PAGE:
Sainsbury’s argued that MasterCard’s default interchange fees, charged on a per transaction basis – were anti-competitive and excessive and, according to the ruling, the card fees had harmful effects for Sainsbury’s business. As the supermarket chain is required to accept cards from all issuers, it’s impossible not to deal with card companies such as MasterCard, which currently has 2.3 billion cardholders worldwide.
The decision against MasterCard paves the way for a series of court cases from other retailers who have also been affected by interchange fees. It may lead to card companies being forced to change their policies about this issue. There will undoubtedly need to be a strengthening of the regulatory environment and a far greater transparency of charging structures.
Alternative payment technologies
Moreover, this “economic empire” of business card providers could trigger an increased demand for alternative payment technologies and MasterCard’s lawsuit loss could spur us to move towards a cashless/chequeless and even a cardless society that solely uses mobile devices for financial transactions.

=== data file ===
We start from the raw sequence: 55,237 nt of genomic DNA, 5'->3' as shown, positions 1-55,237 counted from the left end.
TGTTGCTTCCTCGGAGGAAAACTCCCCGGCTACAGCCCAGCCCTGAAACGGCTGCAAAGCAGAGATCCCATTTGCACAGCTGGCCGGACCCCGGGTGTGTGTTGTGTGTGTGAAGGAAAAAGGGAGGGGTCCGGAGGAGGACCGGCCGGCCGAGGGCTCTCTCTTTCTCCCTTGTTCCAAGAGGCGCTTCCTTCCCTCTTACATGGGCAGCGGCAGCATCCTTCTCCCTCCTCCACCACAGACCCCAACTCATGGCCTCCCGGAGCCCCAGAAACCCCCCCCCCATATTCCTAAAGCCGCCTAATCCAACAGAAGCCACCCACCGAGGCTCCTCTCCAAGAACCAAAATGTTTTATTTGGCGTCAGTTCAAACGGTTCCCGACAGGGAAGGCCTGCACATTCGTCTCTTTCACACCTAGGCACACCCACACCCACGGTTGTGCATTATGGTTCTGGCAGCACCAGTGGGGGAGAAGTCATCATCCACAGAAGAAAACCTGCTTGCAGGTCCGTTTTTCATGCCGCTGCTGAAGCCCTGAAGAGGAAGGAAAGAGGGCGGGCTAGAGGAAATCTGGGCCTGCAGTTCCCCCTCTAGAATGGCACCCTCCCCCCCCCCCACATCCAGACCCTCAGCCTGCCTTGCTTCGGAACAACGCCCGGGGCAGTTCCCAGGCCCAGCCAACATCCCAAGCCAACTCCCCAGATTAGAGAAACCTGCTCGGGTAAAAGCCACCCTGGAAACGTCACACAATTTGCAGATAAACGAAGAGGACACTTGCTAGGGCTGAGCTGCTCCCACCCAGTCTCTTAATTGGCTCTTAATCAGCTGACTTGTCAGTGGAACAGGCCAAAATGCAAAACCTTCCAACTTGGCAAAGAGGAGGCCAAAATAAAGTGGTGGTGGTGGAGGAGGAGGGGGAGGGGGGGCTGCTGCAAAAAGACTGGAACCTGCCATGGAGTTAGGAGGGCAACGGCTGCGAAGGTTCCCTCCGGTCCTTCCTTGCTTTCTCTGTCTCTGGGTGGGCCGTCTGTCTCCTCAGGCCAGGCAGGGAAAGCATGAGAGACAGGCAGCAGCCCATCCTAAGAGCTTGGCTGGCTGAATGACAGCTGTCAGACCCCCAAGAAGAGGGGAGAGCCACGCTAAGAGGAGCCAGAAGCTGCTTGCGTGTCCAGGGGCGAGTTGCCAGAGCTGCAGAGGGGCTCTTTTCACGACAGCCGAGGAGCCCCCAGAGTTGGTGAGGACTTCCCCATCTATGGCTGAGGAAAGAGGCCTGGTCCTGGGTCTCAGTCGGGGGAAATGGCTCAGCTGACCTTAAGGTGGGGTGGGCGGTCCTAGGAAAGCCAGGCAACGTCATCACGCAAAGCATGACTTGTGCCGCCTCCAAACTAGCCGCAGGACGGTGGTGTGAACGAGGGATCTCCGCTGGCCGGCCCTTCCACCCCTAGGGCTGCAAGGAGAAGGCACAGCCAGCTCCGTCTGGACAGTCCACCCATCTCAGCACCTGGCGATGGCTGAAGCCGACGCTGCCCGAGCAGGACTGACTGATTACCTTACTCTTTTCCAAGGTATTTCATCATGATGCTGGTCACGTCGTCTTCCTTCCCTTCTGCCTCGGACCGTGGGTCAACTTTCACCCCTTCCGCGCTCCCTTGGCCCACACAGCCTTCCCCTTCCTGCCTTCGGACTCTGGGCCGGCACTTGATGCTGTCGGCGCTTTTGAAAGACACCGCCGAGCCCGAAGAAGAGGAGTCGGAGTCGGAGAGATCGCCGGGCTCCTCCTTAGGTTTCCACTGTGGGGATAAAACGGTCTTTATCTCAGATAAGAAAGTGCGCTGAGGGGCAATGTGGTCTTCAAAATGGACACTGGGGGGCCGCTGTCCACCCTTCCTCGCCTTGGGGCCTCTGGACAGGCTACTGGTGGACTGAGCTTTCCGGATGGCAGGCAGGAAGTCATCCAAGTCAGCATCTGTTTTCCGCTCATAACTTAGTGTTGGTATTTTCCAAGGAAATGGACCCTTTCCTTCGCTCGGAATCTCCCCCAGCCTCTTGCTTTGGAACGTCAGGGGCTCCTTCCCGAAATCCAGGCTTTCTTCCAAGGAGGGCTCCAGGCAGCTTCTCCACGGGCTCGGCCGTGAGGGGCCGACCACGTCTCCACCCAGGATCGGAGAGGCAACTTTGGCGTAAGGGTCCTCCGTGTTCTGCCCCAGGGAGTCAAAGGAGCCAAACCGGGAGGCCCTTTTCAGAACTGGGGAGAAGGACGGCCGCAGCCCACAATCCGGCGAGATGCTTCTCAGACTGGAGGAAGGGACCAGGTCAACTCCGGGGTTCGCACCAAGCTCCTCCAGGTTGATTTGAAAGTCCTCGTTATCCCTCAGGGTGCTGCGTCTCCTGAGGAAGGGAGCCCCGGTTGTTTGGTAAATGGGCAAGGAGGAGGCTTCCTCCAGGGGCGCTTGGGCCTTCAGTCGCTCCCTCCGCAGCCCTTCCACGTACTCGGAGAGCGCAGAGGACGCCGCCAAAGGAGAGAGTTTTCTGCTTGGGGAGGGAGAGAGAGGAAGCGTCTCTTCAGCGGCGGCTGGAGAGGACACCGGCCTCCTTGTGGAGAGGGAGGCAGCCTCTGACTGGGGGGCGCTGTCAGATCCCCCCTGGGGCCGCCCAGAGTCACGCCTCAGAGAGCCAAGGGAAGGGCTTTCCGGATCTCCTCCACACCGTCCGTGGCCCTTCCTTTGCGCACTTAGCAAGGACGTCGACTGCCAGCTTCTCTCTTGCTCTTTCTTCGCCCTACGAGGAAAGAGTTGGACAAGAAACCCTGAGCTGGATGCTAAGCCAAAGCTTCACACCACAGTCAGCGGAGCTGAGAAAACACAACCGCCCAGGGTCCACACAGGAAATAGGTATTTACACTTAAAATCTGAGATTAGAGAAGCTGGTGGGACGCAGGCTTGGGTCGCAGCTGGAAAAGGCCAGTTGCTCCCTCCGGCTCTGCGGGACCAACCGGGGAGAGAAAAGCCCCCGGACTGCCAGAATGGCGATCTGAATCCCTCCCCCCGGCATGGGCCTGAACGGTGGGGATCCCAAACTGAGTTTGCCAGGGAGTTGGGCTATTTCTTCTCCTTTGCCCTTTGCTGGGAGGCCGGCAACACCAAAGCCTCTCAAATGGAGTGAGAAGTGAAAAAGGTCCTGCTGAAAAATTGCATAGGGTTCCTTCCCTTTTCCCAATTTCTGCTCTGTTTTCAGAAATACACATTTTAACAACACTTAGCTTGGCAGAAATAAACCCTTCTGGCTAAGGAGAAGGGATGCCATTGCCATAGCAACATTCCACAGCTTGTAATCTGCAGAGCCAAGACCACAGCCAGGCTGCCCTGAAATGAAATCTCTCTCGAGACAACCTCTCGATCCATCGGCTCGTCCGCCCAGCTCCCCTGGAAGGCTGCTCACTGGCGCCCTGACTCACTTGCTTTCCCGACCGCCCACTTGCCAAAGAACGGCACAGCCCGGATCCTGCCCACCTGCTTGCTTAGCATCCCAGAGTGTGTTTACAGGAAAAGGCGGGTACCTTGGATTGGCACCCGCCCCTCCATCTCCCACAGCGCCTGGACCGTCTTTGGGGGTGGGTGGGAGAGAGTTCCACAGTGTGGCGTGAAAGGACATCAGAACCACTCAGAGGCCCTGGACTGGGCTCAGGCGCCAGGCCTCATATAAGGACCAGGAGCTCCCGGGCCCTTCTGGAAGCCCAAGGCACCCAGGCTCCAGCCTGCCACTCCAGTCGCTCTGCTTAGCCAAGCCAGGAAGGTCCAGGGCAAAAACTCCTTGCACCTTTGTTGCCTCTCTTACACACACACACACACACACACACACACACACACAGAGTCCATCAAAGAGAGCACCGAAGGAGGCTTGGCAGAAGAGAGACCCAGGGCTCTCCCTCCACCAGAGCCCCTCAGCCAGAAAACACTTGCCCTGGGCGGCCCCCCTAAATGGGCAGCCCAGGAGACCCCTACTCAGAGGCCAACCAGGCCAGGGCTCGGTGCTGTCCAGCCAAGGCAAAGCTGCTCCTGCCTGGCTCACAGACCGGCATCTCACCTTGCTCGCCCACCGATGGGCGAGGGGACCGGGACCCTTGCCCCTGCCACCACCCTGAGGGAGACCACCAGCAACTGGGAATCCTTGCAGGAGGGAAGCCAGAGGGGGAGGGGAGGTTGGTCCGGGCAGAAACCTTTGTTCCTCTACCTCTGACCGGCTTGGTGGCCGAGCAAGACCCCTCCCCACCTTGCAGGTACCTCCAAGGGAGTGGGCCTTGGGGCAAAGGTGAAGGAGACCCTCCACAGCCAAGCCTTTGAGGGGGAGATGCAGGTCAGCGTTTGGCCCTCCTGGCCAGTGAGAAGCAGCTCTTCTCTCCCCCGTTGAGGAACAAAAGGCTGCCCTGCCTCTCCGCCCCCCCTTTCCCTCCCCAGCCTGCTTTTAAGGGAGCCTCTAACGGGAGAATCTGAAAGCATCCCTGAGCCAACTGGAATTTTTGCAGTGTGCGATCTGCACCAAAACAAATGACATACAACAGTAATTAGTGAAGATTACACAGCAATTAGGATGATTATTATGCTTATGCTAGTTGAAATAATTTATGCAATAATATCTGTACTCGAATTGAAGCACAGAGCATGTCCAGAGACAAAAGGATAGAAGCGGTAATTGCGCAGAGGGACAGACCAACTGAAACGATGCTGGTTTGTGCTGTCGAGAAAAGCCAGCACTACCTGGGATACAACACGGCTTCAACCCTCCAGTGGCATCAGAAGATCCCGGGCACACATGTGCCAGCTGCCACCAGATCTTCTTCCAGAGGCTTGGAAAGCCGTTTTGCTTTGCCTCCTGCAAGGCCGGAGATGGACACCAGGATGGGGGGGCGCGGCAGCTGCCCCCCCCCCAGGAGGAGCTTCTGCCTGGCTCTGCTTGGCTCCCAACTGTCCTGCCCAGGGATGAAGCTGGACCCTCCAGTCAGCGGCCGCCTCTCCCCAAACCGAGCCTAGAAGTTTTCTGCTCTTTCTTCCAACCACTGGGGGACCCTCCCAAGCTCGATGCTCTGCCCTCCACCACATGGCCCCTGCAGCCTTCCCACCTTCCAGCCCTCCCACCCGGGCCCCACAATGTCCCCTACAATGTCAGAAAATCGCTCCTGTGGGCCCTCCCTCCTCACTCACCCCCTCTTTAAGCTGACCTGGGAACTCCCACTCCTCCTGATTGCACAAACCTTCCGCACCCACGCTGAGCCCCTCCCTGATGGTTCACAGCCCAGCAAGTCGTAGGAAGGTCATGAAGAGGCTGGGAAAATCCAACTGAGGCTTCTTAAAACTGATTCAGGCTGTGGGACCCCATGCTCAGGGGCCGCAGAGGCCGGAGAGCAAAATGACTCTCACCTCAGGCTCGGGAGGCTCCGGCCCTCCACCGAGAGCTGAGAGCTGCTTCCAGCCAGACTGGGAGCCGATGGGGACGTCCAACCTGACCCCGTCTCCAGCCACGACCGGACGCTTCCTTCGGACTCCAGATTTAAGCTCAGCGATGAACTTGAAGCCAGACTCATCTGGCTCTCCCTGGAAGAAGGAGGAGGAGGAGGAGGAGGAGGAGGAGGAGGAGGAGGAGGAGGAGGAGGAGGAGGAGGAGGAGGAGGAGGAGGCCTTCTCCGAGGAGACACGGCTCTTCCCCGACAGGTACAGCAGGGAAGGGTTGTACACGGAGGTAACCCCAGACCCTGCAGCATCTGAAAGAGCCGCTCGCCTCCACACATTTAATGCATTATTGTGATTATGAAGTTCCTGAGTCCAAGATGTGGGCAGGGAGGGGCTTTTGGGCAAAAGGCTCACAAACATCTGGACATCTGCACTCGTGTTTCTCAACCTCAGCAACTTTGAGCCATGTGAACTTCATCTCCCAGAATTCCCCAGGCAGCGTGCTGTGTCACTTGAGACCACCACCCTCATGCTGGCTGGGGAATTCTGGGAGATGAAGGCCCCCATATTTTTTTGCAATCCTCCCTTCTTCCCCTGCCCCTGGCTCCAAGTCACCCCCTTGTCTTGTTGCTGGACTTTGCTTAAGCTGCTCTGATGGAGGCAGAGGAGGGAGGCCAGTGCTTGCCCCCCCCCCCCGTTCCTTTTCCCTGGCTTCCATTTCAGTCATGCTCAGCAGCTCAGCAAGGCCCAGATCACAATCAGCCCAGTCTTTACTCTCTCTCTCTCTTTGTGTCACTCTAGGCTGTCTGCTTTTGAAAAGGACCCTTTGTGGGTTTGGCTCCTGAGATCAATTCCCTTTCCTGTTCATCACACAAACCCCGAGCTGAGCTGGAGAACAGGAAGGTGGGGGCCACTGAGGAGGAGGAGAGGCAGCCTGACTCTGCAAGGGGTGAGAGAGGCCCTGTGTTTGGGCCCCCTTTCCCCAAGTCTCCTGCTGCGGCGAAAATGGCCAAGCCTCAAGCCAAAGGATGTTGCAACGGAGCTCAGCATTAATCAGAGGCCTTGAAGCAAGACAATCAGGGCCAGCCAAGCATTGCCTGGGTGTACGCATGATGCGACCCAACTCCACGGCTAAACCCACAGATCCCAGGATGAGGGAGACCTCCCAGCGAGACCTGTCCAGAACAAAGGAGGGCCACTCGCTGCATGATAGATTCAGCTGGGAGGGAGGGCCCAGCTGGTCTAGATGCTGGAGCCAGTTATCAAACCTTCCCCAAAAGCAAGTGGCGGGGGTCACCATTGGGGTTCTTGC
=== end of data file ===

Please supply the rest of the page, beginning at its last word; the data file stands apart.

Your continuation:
Credit and debit cards have reigned over virtual payments, and with the launch of mobile payment methods such as Apple Pay, Samsung Pay, and Android Pay, along with apps, a range of options where cash and cards are becoming unnecessary has been created. All of these changes are not something about to happen, they are already happening.
So, are you prepared for the way we will make payments in the future?